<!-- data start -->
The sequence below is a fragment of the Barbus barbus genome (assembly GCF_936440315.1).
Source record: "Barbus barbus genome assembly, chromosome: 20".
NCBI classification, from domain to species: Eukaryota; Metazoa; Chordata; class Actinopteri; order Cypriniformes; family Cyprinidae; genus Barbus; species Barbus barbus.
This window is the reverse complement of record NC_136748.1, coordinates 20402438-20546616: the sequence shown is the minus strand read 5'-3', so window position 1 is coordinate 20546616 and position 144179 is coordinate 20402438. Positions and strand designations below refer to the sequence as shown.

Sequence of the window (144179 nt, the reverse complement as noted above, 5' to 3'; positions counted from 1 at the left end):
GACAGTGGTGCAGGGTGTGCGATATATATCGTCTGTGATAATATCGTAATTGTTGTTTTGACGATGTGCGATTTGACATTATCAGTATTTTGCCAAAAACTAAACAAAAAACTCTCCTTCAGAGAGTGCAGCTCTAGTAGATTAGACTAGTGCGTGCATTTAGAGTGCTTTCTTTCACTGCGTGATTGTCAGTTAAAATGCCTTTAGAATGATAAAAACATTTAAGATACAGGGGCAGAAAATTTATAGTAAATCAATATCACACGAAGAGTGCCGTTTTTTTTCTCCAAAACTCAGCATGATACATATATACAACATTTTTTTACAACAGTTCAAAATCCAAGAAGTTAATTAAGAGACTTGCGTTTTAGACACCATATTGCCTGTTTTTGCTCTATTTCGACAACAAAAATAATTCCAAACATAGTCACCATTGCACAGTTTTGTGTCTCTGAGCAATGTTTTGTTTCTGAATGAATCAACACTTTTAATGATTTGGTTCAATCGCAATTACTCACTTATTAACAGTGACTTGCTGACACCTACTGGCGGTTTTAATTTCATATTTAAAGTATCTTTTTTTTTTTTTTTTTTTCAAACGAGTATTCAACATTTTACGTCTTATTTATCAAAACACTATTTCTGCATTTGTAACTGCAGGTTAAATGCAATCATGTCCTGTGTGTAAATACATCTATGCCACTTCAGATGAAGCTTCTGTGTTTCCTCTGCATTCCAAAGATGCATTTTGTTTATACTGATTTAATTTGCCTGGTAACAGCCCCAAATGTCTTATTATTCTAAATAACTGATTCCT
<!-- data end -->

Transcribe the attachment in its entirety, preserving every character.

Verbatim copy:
The sequence below is a fragment of the Barbus barbus genome (assembly GCF_936440315.1).
Source record: "Barbus barbus genome assembly, chromosome: 20".
NCBI classification, from domain to species: Eukaryota; Metazoa; Chordata; class Actinopteri; order Cypriniformes; family Cyprinidae; genus Barbus; species Barbus barbus.
This window is the reverse complement of record NC_136748.1, coordinates 20402438-20546616: the sequence shown is the minus strand read 5'-3', so window position 1 is coordinate 20546616 and position 144179 is coordinate 20402438. Positions and strand designations below refer to the sequence as shown.

Sequence of the window (144179 nt, the reverse complement as noted above, 5' to 3'; positions counted from 1 at the left end):
GACAGTGGTGCAGGGTGTGCGATATATATCGTCTGTGATAATATCGTAATTGTTGTTTTGACGATGTGCGATTTGACATTATCAGTATTTTGCCAAAAACTAAACAAAAAACTCTCCTTCAGAGAGTGCAGCTCTAGTAGATTAGACTAGTGCGTGCATTTAGAGTGCTTTCTTTCACTGCGTGATTGTCAGTTAAAATGCCTTTAGAATGATAAAAACATTTAAGATACAGGGGCAGAAAATTTATAGTAAATCAATATCACACGAAGAGTGCCGTTTTTTTTCTCCAAAACTCAGCATGATACATATATACAACATTTTTTTACAACAGTTCAAAATCCAAGAAGTTAATTAAGAGACTTGCGTTTTAGACACCATATTGCCTGTTTTTGCTCTATTTCGACAACAAAAATAATTCCAAACATAGTCACCATTGCACAGTTTTGTGTCTCTGAGCAATGTTTTGTTTCTGAATGAATCAACACTTTTAATGATTTGGTTCAATCGCAATTACTCACTTATTAACAGTGACTTGCTGACACCTACTGGCGGTTTTAATTTCATATTTAAAGTATCTTTTTTTTTTTTTTTTTTTCAAACGAGTATTCAACATTTTACGTCTTATTTATCAAAACACTATTTCTGCATTTGTAACTGCAGGTTAAATGCAATCATGTCCTGTGTGTAAATACATCTATGCCACTTCAGATGAAGCTTCTGTGTTTCCTCTGCATTCCAAAGATGCATTTTGTTTATACTGATTTAATTTGCCTGGTAACAGCCCCAAATGTCTTATTATTCTAAATAACTGATTCCT